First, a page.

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    Default Monday Links from the Bench vol. CCCLXVII

    If it's as wet where you are as it is here, you'll be wanting to forget that resolution to get some exercise at lunchtime and stay nice and warm inside reading this lot instead
    • Marooned Among the Polar Bears - ”A Russian helicopter pilot had nearly completed a record-breaking trip around the globe when he crashed into the icy waters of the Arctic Circle. He never should have survived." The remarkable adventure of fifty-year-old Russian businessman Sergey Ananov.

    • How the Illuminati Stole the Mind, Soul, and Body of Hip-Hop - ”The true story of how an 18th-century secret society came to dominate today’s music industry (allegedly).” Yet another conspiracy theory

    • The Detective of Northern Oddities - "When a creature mysteriously turns up dead in Alaska—be it a sea otter, polar bear, or humpback whale—veterinary pathologist Kathy Burek gets the call. Her necropsies reveal cause of death and causes for concern as climate change frees up new pathogens and other dangers in a vast, thawing north."

    • Death Star: Ultimate weapon of mass destruction - Spoiler alert as the Bulletin of the Atomic Scientists looks at the parallels between the Star Wars galaxy’s Death Star and our nuclear weapons: ”The Death Star’s creation is at its most basic level an engineering challenge, one that massively eclipses the Manhattan Project’s creation of US nuclear weapons but shares a number of similarities, including the commitment of a massive amount of resources and human capital… The fuel to power the Death Star’s primary weapon brings to mind the real world quest for the plutonium 239 and uranium 235 used in the core of a nuclear warhead. ”

    • I Can’t Answer These Texas Standardized Test Questions About My Own Poems - ”One teacher wrote to me last month, working after 10 p.m., trying to figure out the test maker’s interpretation of my poem MIDNIGHT… I just put that stanza break in there because when I read it aloud (I’m a performance poet), I pause there. Note: that is not an option among the answers because no one ever asked me why I did it.” I always suspected a lot of the stuff we were supposed to come out with in English Literature O Level was bulltulip, but at least we got to say things in our own words rather than having to answer multiple-choice questions that make no sense.

    • The Skeletal Legacy of Odd Fellows Lurks in Closets and Attics Across America - "The Odd Fellows, like many fraternal organizations, are shrouded in secrecy and steeped in esoteric symbolism. Though they were a charitable staple of many communities throughout America for much of the 19th and 20th centuries, whose purpose was to “visit the sick, relieve the distressed, bury the dead and educate the orphan,” little was known about what was happening behind closed doors… Years of declining memberships saw many Odd Fellows chapters across the country closing their doors. That’s when people started finding skeletons in closets, attics, and beneath floorboards of defunct lodges, cryptically emblazoned with the letters FLT inside three interlocking rings.” Makes you wonder what the all-powerful Freemasons have in their lodges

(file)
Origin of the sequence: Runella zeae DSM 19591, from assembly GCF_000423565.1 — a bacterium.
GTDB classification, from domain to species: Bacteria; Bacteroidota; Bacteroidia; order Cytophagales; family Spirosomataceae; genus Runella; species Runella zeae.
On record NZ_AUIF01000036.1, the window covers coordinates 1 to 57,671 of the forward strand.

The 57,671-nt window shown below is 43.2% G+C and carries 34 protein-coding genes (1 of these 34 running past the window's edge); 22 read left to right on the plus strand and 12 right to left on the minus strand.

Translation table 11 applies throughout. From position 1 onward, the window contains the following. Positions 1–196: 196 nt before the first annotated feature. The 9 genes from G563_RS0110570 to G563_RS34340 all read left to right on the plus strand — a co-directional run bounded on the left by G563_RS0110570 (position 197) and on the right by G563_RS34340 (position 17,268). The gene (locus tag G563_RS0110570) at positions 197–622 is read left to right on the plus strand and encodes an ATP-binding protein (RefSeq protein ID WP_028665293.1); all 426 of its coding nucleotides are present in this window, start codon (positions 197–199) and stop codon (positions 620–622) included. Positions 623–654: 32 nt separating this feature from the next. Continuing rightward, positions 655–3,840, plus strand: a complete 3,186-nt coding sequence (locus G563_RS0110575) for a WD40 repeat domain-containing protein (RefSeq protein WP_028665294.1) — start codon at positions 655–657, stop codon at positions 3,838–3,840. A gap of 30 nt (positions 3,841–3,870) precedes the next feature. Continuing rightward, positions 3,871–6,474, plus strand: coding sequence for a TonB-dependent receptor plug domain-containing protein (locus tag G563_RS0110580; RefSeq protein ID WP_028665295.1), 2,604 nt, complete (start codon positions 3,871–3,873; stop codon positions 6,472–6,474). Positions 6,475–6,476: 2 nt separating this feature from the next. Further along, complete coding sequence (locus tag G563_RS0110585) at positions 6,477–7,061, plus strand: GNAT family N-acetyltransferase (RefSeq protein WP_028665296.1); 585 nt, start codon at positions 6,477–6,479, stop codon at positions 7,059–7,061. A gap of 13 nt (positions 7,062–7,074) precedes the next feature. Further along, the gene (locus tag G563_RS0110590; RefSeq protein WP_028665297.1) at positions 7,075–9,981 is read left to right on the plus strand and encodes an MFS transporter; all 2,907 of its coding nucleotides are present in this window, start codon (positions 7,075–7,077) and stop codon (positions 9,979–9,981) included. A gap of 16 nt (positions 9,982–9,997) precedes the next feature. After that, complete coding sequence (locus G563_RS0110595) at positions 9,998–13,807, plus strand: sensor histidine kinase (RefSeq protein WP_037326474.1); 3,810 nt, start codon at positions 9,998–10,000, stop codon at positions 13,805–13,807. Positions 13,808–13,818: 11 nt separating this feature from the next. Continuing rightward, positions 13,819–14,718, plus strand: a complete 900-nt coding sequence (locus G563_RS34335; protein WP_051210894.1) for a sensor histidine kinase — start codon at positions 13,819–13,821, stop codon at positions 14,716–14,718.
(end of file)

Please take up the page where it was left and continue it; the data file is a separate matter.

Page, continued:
• Drugs du jour - "LSD in the ’60s; ecstasy in the ’80s; ‘smart’ drugs today: how we get high reflects the desires and fears of our times.” Cody Delistraty considers what changing fashions in recreational drugs tell us about society.

    • Superintelligence: The Idea That Eats Smart People - Transcript of yet another brilliant talk by Maciej Cegłowski, this time casting a sceptical eye over the notion that we can develop an AI that will supplant us: ”At that point this monstrous intellectual creature, through devious modeling of what our emotions and intellect are like, will be able to persuade us to do things like give it access to factories, synthesize custom DNA, or simply let it connect to the Internet, where it can hack its way into anything it likes and completely obliterate everyone in arguments on message boards.”

    • The Crackin’, Shakin’, Breakin’ Sounds - American music journalist Nat Hentoff died on Saturday. Here’s his 1964 New Yorker profile of Bob Dylan, including an account of the recording of his fourth album Another Side of Bob Dylan in a single evening: ”After three takes of one number, one of the engineers said to Wilson, ‘If you want to try another, we can get a better take.’ ’No.’ Wilson shook his head. ‘With Dylan, you have to take what you can get.’”

    • The Chernobyl Story - There are many photo galleries of what Chernobyl and Pripyat look like now, but this collection by Andrew Leatherbarrow also includes many images of the power station and neighbouring town in their heyday, as well as lesser-known images from the time of the accident and the ensuing containment and cleanup operations. ”This is believed to be the first photograph ever taken of the accident, and the only photo that survives from that morning. Igor Kostin was a photographer from Kiev who became world famous for his images of the the clean-up operation. Kostin claims the image is very noisy because radiation was destroying the film in his camera. Of all the shots he took on that flight, this is the only one that wasn't ruined.”


    Happy invoicing!

  2. #2

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    Quote Originally Posted by zeitghost View Post
    You really don't want to look at some of the Chernobyl stuff if you're eating lunch.
    Oops, I forgot to add "Trigger Warning: photographs of people falling to pieces from insanely high levels of radiation poisoning." Sorry

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    Quote Originally Posted by zeitghost View Post
    I enjoyed the drugs thing so much I'm off out to see my crack dealer on High Street.
    Hurry while stocks remain unseized

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